Her early meditation practices primarily focused on tranquility and concentration, but a shift occurred when she started sitting with Dave, who emphasized heart practices like Brahmavihara. Despite finding these practices challenging for about three years, Rachel navigated internal resistance and confusion, witnessing a tangible impact on her overall life.

The promise of recovery—being happy, joyous, and free—became not just a concept but a lived experience for Rachel. Meditation played a crucial role in transforming her from a traditionally anxious and high-strung person to someone who experiences a sense of relaxation. As she became more at ease in her physical body, this newfound well-being began to permeate her relationships with others, illustrating the far-reaching effects of her meditation journey.


Rachel’s meditation practice took a significant turn when she became a parent four years ago, experiencing both changes in her formal sitting practice and profound shifts in her internal experience. Married for a long time, she and her husband faced fertility challenges in their thirties, undergoing unsuccessful treatments. In the midst of what she thought was a grieving process during a retreat in Joshua Tree, Rachel decided to change jobs and focus more on community and creating meaning in her life.

Surprisingly, within three months of changing jobs, Rachel discovered she was pregnant, marking a transformative chapter in her life. The arrival of her son drastically altered her formal sitting practice, making access to maternal love and presence more effortless. This shift served as a healing experience emotionally, physically, and cognitively.

Parenthood also brought about logistical changes to her meditation routine, with the needs of her child taking precedence. Adapting to the new reality of parenting, Rachel found herself sitting in various locations, including her kid’s room, front porch, back porch, or even at work during lunch breaks. Despite the logistical adjustments, heart practice, which was once challenging, became a relieving experience.

Now at 40, Rachel reflects on the overall ease she feels in herself and in her body, attributing it to a combination of factors—middle age, long-term practice, and recovery. She expresses a sense of liberation from neurotic tendencies that characterized her twenties, thanking the Dharma for the positive transformation in her life.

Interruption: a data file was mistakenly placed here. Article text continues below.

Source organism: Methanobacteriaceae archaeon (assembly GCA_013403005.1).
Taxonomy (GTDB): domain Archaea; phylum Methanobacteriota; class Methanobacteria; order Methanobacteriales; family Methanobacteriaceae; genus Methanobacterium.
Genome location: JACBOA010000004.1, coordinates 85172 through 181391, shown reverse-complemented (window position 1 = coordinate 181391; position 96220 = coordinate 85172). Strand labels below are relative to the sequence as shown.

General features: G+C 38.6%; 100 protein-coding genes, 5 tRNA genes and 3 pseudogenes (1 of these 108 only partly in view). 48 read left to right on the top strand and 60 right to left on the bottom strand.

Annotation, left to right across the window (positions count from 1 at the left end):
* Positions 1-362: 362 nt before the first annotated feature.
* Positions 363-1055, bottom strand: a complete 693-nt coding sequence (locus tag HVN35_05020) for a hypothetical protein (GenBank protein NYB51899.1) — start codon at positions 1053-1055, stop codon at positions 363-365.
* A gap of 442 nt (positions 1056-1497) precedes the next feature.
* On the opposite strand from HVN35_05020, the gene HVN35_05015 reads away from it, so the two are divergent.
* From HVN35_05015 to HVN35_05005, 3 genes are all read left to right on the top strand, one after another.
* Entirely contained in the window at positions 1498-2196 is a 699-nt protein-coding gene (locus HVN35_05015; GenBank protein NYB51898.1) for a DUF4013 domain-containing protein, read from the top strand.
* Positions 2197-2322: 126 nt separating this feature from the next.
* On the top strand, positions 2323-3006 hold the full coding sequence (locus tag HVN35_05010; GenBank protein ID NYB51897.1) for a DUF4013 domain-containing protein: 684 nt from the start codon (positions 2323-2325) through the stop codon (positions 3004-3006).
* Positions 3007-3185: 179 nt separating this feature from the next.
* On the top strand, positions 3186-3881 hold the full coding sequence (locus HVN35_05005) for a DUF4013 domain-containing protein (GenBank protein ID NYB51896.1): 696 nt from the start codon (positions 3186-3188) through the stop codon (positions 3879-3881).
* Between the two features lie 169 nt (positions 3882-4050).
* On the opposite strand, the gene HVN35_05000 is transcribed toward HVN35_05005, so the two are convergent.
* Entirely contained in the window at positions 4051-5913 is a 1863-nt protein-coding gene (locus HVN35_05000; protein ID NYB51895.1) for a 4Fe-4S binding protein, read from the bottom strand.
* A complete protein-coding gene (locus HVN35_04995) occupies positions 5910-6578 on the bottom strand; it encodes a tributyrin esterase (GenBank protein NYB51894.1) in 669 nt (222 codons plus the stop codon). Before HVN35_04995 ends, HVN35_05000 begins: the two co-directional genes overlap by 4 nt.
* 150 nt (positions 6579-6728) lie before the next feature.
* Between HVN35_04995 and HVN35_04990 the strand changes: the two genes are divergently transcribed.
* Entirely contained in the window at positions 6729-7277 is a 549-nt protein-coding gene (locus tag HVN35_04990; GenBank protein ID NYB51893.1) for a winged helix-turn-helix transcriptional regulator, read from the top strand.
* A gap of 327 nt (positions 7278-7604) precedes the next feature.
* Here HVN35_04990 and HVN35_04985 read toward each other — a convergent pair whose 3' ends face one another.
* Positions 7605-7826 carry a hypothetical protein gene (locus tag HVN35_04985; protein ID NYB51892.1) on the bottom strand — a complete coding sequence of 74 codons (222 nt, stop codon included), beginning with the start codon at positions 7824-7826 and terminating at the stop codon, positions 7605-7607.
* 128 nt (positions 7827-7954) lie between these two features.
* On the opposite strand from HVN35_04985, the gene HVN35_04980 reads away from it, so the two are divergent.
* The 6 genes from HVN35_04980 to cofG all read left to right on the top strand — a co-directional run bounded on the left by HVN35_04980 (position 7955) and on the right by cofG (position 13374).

Professional Impact

In her dual commitment to both Dharma practice and clinical work, Rachel’s journey took a significant turn when she transitioned from substance use counseling to trauma work about five or six years into her clinical practice. Drawing from her own experience as a person in recovery, she found purpose in helping survivors of sexual abuse and trafficking, recognizing the importance of maintaining a broader perspective in the face of darkness and suffering.

Rachel was mindful of the potential for burnout and cynicism among therapists engaged in trauma work and was determined to avoid such pitfalls. Having already integrated secular mindfulness into her clinical practice, she sought to bring her spiritual beliefs more explicitly into her workspace. The therapeutic intervention she employs, Eye Movement Desensitization and Reprocessing (EMDR), aligns closely with her Dharma practice. For her, EMDR is a means of helping individuals break free from the emotional bonds and stories associated with traumatic experiences, aligning with the Dharma’s emphasis on liberation.

Rachel’s exposure to increasingly challenging clinical cases underscored the importance of relying on the Dharma as a source of compassion. She challenges the notion of compassion as a fatigue-able resource, distinguishing it from empathy. As someone committed to a long-term career in mental health services, Rachel sees burnout prevention as a moral imperative, emphasizing the significance of her compassion and heart practices in sustaining her commitment to the field.


Rachel, a practitioner of the Dharma for the past eight or nine years, finds herself at a pivotal moment in her journey. At 40, she made a bold decision to leave a fulfilling job and return to school to become a psychiatric nurse practitioner, driven by a deep sense of urgency to address the opioid epidemic and increase access to mental health care services.

Her work at a trauma treatment center, where she encountered the grief-stricken parents of clients who died from overdoses and suicides, profoundly impacted her. Witnessing the needless deaths in the midst of the opioid epidemic fueled Rachel’s determination to contribute to psychiatric services, viewing it as an extension of her spiritual values.

The poignant stories of grief, particularly a mother’s shame and isolation, have motivated Rachel to deepen her practice. She sees her professional role as an expression of her spiritual values and aims to be more solid in her practice, enabling her to connect deeply with those in pain without being personally consumed by it.

Rachel acknowledges a shift in her practice, moving from a more traditional approach to exploring a body-based somatic practice. Despite initially being less drawn to rituals and religious aspects, she now finds herself gravitating towards a more religious Buddhist perspective. Seeking a sense of ease and well-being, she has started mentoring with someone from the Tibetan tradition to explore specific practices that tap into the somatic sense of joy and connectedness, recognizing that the shift she seeks is not just intellectual but embodied, from the neck down.